In this case the Full Commission finds that a computation based on 10 months instead of 12 months would be most equitable. Also this is set forth in the Form 21 Agreement which was executed by the parties and approved by the Commission.
This Court has long held that, “ ‘[u]nder the Workmen’s Compensation Act, the Industrial Commission is made the fact-finding body, and the rule is, as fixed by statute and the uniform decisions of this Court, that the findings of fact made by the Commission are conclusive on appeal . . . when supported by competent evidence.’ ” Inscoe v. DeRose Indus., 292 N.C. 210, 215, 232 S.E.2d 449, 452 (1977) (quoting Rice v. Thomasville Chair Co., 238 N.C. 121, 124, 76 S.E.2d 311, 313 (1953)). “Appellate review of opinions and awards of the Industrial Commission is strictly limited to the discovery and correction of legal errors.” Godley v. County of Pitt, 306 N.C. 357, 359-60, 293 S.E.2d 167, 169 (1982); accord N.C.G.S. § 97-86 (Supp. 1996). When the Court of Appeals reviews a decision of the full Commission, it must determine, first, whether there is competent evidence to support the Commission’s findings of fact and, second, whether the findings of fact support the conclusions of law. Hendrix v. Linn-Corriher Corp., 317 N.C. 179, 186, 345 S.E.2d 374, 379 (1986); Hansel v. Sherman Textiles, 304 N.C. 44, 49, 283 S.E.2d 101, 104 (1981). The Commission’s findings of fact and conclusions of law based thereon in the present case were amply supported by the evidence before it and the Form 21 agreement.
Furthermore, the Commission in this case merely upheld the parties’ own agreement, concluding that the agreed-upon terms were fair *132and equitable. Where the employer and employee have entered into a Form 21 agreement, stipulating the average weekly wages, and the Commission approves this agreement, the parties are bound to its terms absent a showing of error in the formation of the agreement. N.C.G.S. § 97-17 provides in pertinent part:
[N]o party to any agreement for compensation approved by the Industrial Commission shall thereafter be heard to deny the truth of the matters therein set forth, unless it shall be made to appear to the satisfaction of the Commission that there has been error due to fraud, misrepresentation, undue influence or mutual mistake, in which event the Industrial Commission may set aside such agreement.
N.C.G.S. § 97-17 (1991). “Thus, where there is no finding that the agreement itself was obtained by fraud, misrepresentation, mutual mistake, or undue influence, the Full Commission may not set aside the agreement, once approved.” Brookover v. Borden, Inc., 100 N.C. App. 754, 755-56, 398 S.E.2d 604, 606 (1990), disc. rev. denied, 328 N.C. 270, 400 S.E.2d 450 (1991). It is well settled that “[a]n agreement for the payment of compensation when approved by the Commission is as binding on the parties as an order, decision or award of the Commission unappealed from, or an award of the Commission affirmed upon appeal.” Tucker v. Lowdermilk, 233 N.C. 185, 188, 63 S.E.2d 109, 111 (1951); see also N.C.G.S. § 97-87 (1991); Hand v. FieldcrestMills, Inc., 85 N.C. App. 372, 380, 355 S.E.2d 141, 146, disc. rev. denied, 320 N.C. 792, 361 S.E.2d 76 (1987). This Court has held that “[in] approving a settlement agreement the Industrial Commission acts in a judiciary capacity and the settlement [agreement] as approved becomes an award enforceable ... by a court decree.” Pruitt v. Knight Publishing Co., 289 N.C. 254, 258, 221 S.E.2d 355, 358 (1976); see also N.C.G.S. § 97-82 (Supp. 1996). In the case sub judice, the Commission concluded: “Since there is no basis to set aside the Form 21 Agreement in this case, it shall remain in full force and effect. N.C.G.S. § 97-17.” Thus, the Court of Appeals had no basis for changing the method of calculating the plaintiff’s average weekly wages.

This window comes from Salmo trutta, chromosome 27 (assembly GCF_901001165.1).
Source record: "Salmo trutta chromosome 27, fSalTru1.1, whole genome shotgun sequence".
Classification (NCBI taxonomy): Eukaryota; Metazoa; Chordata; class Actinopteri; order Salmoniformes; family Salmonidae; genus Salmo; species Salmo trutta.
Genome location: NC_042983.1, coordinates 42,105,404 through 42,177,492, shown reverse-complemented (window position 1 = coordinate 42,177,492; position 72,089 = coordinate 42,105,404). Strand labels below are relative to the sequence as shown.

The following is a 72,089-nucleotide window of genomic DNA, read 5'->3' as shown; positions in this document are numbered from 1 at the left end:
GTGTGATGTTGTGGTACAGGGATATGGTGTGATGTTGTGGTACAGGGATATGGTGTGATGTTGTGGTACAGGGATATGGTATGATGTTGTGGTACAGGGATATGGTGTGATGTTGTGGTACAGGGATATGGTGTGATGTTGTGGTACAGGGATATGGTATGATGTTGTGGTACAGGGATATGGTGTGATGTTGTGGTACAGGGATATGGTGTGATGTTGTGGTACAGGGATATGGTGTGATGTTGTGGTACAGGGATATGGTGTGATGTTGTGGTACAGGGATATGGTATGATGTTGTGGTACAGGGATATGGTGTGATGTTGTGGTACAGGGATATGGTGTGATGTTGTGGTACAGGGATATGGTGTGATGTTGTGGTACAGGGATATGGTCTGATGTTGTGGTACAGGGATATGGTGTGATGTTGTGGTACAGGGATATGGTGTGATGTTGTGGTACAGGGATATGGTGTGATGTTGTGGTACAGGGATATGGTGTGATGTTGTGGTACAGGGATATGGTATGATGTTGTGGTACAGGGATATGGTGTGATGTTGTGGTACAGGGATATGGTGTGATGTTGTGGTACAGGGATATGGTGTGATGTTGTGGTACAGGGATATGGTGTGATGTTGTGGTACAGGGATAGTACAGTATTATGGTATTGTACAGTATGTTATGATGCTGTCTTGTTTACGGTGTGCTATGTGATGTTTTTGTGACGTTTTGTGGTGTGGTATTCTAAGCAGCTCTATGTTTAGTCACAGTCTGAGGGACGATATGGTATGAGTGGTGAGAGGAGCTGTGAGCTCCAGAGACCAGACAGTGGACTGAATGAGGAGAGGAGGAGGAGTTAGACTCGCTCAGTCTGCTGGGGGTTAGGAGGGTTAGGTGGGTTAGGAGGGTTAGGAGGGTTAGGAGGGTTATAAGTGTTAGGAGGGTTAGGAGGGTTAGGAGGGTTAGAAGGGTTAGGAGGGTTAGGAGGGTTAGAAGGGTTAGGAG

Further, with respect to the Court of Appeals’ recalculation to include “wages earned in employment other than that in which the employee was injured,” we hold that this aggregation of wages conflicts with our established law. In defining “average weekly wages,” N.C.G.S. § 97-2(5) explicitly provides that average weekly wages *133 “shall mean the earnings of the injured employee in the employment in which he was working at the time of the injury.'” N.C.G.S. § 97-2(5) (emphasis added). This issue was exclusively and definitively addressed by this Court in Barnhardt v. Yellow Cab Co., 266 N.C. 419, 146 S.E.2d 479 (1966). In Bamhardt, reliance was also placed on the identical language from the fifth method of calculation relied on by the Court of Appeals in the instant case. In rejecting this premise, this Court in Bamhardt held: